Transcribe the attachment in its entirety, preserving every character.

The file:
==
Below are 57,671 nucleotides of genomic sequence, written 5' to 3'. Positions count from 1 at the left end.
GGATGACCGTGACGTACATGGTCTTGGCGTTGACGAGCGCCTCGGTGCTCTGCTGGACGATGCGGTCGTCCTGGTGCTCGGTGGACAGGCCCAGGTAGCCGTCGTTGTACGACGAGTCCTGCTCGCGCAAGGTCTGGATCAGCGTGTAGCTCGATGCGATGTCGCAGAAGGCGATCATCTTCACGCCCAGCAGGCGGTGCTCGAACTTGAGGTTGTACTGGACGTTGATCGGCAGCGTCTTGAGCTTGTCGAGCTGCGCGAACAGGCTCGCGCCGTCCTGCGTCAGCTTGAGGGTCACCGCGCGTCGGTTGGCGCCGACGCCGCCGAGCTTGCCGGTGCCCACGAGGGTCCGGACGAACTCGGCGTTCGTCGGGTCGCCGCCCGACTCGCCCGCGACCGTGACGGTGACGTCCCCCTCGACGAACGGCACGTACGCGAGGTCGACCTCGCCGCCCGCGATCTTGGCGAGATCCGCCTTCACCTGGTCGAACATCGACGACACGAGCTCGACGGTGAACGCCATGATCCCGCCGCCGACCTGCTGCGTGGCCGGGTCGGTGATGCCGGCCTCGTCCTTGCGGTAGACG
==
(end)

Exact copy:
Below are 57,671 nucleotides of genomic sequence, written 5' to 3'. Positions count from 1 at the left end.
GGATGACCGTGACGTACATGGTCTTGGCGTTGACGAGCGCCTCGGTGCTCTGCTGGACGATGCGGTCGTCCTGGTGCTCGGTGGACAGGCCCAGGTAGCCGTCGTTGTACGACGAGTCCTGCTCGCGCAAGGTCTGGATCAGCGTGTAGCTCGATGCGATGTCGCAGAAGGCGATCATCTTCACGCCCAGCAGGCGGTGCTCGAACTTGAGGTTGTACTGGACGTTGATCGGCAGCGTCTTGAGCTTGTCGAGCTGCGCGAACAGGCTCGCGCCGTCCTGCGTCAGCTTGAGGGTCACCGCGCGTCGGTTGGCGCCGACGCCGCCGAGCTTGCCGGTGCCCACGAGGGTCCGGACGAACTCGGCGTTCGTCGGGTCGCCGCCCGACTCGCCCGCGACCGTGACGGTGACGTCCCCCTCGACGAACGGCACGTACGCGAGGTCGACCTCGCCGCCCGCGATCTTGGCGAGATCCGCCTTCACCTGGTCGAACATCGACGACACGAGCTCGACGGTGAACGCCATGATCCCGCCGCCGACCTGCTGCGTGGCCGGGTCGGTGATGCCGGCCTCGTCCTTGCGGTAGACG